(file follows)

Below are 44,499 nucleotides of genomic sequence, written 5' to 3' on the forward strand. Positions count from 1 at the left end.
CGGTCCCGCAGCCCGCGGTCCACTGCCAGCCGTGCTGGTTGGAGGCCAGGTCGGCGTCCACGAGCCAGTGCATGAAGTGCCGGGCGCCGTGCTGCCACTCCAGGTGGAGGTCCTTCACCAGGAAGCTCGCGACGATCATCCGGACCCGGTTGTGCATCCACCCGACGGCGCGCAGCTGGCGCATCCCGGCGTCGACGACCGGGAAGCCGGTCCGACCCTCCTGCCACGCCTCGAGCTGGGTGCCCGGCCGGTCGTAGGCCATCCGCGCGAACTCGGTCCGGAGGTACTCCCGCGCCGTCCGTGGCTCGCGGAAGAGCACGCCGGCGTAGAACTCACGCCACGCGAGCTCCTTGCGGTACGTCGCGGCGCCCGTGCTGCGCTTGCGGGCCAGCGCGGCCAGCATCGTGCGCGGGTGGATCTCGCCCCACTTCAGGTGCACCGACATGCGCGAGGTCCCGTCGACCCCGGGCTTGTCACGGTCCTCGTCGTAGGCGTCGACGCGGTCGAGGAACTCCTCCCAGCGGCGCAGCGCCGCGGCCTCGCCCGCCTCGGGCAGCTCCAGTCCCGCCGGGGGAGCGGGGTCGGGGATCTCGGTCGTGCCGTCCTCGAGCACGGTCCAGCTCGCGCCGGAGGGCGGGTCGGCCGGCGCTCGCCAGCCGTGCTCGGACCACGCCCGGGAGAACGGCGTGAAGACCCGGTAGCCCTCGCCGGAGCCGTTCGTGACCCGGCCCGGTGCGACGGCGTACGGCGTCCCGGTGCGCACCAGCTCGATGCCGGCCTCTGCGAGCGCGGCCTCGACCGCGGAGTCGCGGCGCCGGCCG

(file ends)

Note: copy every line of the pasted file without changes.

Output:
Below are 44,499 nucleotides of genomic sequence, written 5' to 3' on the forward strand. Positions count from 1 at the left end.
CGGTCCCGCAGCCCGCGGTCCACTGCCAGCCGTGCTGGTTGGAGGCCAGGTCGGCGTCCACGAGCCAGTGCATGAAGTGCCGGGCGCCGTGCTGCCACTCCAGGTGGAGGTCCTTCACCAGGAAGCTCGCGACGATCATCCGGACCCGGTTGTGCATCCACCCGACGGCGCGCAGCTGGCGCATCCCGGCGTCGACGACCGGGAAGCCGGTCCGACCCTCCTGCCACGCCTCGAGCTGGGTGCCCGGCCGGTCGTAGGCCATCCGCGCGAACTCGGTCCGGAGGTACTCCCGCGCCGTCCGTGGCTCGCGGAAGAGCACGCCGGCGTAGAACTCACGCCACGCGAGCTCCTTGCGGTACGTCGCGGCGCCCGTGCTGCGCTTGCGGGCCAGCGCGGCCAGCATCGTGCGCGGGTGGATCTCGCCCCACTTCAGGTGCACCGACATGCGCGAGGTCCCGTCGACCCCGGGCTTGTCACGGTCCTCGTCGTAGGCGTCGACGCGGTCGAGGAACTCCTCCCAGCGGCGCAGCGCCGCGGCCTCGCCCGCCTCGGGCAGCTCCAGTCCCGCCGGGGGAGCGGGGTCGGGGATCTCGGTCGTGCCGTCCTCGAGCACGGTCCAGCTCGCGCCGGAGGGCGGGTCGGCCGGCGCTCGCCAGCCGTGCTCGGACCACGCCCGGGAGAACGGCGTGAAGACCCGGTAGCCCTCGCCGGAGCCGTTCGTGACCCGGCCCGGTGCGACGGCGTACGGCGTCCCGGTGCGCACCAGCTCGATGCCGGCCTCTGCGAGCGCGGCCTCGACCGCGGAGTCGCGGCGCCGGCCG